Locale Profile: The “New” North

image1 (1)For the three years I’ve known about North, I’ve refused to write about it for any media outlet because I was afraid of what might happen: crowds of tourists lining up, longer waits, higher prices, inevitable change. But it was easily my favorite restaurant in Providence, the one I recommended only to people I trusted, and it was the place I’d return to again and again whenever I wanted to show off Rhode Island cuisine.

I admit, part of what I loved about North was its intimacy. Hidden in a West End neighborhood across from an equally hidden bar called the Avery, the once 27-person restaurant looked like a ground-level apartment except for a blue neon sign in the window that read, “North.” Knotted ropes hung overhead, strung with lights, and customers rotated through a small set of tables every night of the week — with no reservations. If we were seated with less than an hour’s wait, I considered it a quick night. It was for this reason, I believe, the owners finally decided to move to a bigger, more visible location. And now North sits inside the Dean Hotel, where Faust recently closed its doors, and they’ve redecorated the former beer hall into a brand new concept.

The first experience I had of the “new” North was the first day Rhode Island’s temperatures dropped below freezing this year. My South Korean friend, Jisoo, and I pushed our way through the big glass doors, eager for respite from the cold. When the hostess asked where we’d like to sit, I said, “As far from this door as possible.” She brought two place settings to the end of the bar on the opposite side of the restaurant and took us to our seats.

image3It’s the first time I’ve ever visited North and not had to give my phone number to be called when a seat became available. It took a few minutes to adjust to this new experience.

The décor, as expected, was also much different: brighter lights, taller ceilings, white walls with wood paneling. Similar to the previous beer hall, there were long community tables, but classier — mahogany colored with gold trim — and simple decals drawn on the walls. There are two bars offering seats, one wrapped around a selection of alcohol, and the other wrapped around the kitchen. We sat at the latter, and had an insider’s view of the chefs at work.

I was happy to see the menu was as I remembered it, everything fitting on one small rectangle, food on one side, drinks on the other. I’ve always gotten my alcohol fix from the Avery while waiting for a table, so this time I decided to try Two Roads Coffee Stout. Our waiter, Nick, asked if I wanted a 12oz or 8oz pour, and I was thrilled to have such an option! I’m a lightweight when it comes to beer, so I went with the smaller size, while Jisoo had 12oz of Wachusett Wally Juice IPA. We cheers’d and then tried to narrow down our menu options.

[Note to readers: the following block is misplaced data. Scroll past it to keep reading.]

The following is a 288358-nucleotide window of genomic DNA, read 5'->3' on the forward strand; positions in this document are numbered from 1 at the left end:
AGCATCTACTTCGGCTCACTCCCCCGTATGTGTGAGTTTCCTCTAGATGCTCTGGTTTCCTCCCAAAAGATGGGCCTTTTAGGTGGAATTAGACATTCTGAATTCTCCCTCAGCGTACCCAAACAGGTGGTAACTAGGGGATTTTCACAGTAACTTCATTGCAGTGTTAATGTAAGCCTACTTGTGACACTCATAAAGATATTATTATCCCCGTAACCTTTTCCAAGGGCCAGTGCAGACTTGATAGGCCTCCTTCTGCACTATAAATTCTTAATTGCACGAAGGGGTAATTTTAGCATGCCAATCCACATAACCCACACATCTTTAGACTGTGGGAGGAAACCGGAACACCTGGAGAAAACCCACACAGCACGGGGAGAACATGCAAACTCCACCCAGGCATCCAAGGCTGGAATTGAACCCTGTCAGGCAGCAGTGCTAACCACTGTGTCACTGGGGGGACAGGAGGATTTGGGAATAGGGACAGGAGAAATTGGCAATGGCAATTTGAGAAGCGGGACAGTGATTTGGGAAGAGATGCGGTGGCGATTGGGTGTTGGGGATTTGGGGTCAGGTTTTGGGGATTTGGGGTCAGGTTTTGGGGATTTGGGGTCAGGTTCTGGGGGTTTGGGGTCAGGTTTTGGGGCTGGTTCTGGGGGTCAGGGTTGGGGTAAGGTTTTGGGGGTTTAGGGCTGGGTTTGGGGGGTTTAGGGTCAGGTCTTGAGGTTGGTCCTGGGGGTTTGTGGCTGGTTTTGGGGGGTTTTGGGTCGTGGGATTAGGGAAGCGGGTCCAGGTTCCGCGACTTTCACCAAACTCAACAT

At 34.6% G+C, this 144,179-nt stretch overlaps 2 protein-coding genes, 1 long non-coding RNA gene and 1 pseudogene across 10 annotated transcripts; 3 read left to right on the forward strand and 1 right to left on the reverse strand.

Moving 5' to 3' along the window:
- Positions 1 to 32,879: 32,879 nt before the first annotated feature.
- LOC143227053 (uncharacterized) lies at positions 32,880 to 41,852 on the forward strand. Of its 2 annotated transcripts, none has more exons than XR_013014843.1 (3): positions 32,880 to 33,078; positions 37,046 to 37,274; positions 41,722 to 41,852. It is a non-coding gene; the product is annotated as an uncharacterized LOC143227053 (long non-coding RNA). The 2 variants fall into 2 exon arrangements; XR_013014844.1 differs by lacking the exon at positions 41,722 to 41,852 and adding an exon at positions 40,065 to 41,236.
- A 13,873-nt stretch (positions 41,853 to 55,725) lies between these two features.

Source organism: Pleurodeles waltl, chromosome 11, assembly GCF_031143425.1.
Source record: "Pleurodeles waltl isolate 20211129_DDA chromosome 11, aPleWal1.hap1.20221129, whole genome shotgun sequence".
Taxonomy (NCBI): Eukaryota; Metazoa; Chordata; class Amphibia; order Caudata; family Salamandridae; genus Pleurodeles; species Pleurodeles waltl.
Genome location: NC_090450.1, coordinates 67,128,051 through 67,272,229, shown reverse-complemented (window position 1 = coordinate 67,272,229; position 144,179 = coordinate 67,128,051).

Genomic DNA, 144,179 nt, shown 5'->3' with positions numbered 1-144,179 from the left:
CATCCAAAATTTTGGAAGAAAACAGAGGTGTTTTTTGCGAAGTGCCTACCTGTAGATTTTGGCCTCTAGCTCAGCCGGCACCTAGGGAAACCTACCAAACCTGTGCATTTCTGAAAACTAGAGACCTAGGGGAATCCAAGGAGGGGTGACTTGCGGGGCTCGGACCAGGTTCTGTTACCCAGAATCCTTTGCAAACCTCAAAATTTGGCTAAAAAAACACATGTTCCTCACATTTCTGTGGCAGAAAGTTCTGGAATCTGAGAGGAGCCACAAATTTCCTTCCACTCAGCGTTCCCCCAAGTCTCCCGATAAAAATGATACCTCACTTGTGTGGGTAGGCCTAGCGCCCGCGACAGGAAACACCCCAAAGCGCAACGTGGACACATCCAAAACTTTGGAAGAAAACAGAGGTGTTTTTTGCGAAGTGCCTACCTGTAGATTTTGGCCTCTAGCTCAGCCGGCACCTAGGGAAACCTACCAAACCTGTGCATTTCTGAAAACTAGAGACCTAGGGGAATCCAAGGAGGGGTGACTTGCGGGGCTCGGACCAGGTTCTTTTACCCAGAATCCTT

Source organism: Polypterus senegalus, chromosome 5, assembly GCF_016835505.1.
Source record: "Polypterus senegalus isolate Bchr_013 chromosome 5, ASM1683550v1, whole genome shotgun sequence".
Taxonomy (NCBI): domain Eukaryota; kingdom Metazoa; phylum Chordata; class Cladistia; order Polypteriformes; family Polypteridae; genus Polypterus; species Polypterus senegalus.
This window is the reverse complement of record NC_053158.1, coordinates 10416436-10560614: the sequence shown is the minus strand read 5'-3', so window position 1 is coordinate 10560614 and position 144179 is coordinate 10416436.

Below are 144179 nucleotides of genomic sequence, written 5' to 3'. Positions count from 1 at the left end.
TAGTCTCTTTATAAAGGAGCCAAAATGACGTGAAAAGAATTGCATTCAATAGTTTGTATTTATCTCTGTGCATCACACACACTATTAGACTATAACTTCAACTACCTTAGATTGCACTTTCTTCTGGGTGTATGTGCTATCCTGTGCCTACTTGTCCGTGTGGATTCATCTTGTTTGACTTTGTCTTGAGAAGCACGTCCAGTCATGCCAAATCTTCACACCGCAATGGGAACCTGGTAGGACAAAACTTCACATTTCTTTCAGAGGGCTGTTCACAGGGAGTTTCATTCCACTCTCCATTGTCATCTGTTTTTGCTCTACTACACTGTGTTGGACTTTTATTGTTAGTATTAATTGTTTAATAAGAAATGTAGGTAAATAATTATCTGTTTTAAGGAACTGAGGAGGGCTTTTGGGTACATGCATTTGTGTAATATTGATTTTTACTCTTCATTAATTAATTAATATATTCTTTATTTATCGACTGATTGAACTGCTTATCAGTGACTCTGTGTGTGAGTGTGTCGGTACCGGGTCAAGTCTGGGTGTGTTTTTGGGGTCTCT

image4North plates are designed for sharing, with family-style dining in mind. I advise coming with your most ambitious food friends, not the, “I’ll have a Chicken Ceasar Salad,” friends. Two of my favorite items are the tiny ham biscuits — diced country ham with housemade mustard — and the hot sesame noodles. I will warn you that the latter is spicy, but it’s that nose-running-but-must-eat-more-noodles kind of spicy. The sweet sesame cakes balance the heat, and the pieces of crispy broccoli are goldmines of flavor.

Since ingredients are primarily locally sourced, the menu changes frequently. This time around, there were two new vegetable dishes that sounded intriguing: crispy Brussels sprouts with strawberry buffalo sauce and pistachio ranch, and roasted carrots and ginger with sesame, oats, salted soybeans and coffee. The Brussels sprouts were our favorite dish of the night, with a combination of textures and flavors that satisfied all of our desires (caution: It’s also spicy, and if you swallow the buffalo sauce down the wrong pipe, as I did, you will appear to be dying for a short while). The carrots — cooked both whole and pureed — worked well to offset the heat of the Brussels sprouts, with the coffee drizzled on top like a balsamic reduction and the oats adding a granola-like crunch.

Our final main dish was dan dan noodles, which is unlike all other dan dan: lacking traditional noodles, but brimming with mutton, squid, fermented chile and cilantro (which I requested on the side because to me it tastes like soap). True food lovers would appreciate this dish, just as I appreciated the sliced beef heart I once saw on the menu, but apprehensive folks would probably prefer the hot sesame noodles. (As an unrelated fun fact, $0.25 of every dish goes to the local food bank of RI and/or Amos House.)

These three dishes were the perfect portion size for two of us, but we still wanted dessert. We ordered both the chocolate upside down cake and sweet ricotta custard with pumpkin jam. I dutifully ate my half of the custard, but I fought Jisoo for the chocolate cake, which tasted like a molten lava cake with candied beets in place of fudge. I vowed to walk home in freezing temperatures to justify my indulgences. Definitely worth it.

The new location isn’t as intimate as its off-the-beaten-path neighborhood was, but it still earns its reputation as a destination restaurant. When in doubt which way to travel, just follow the compass — it will correctly point you to North.

122 Fountain St, PVD

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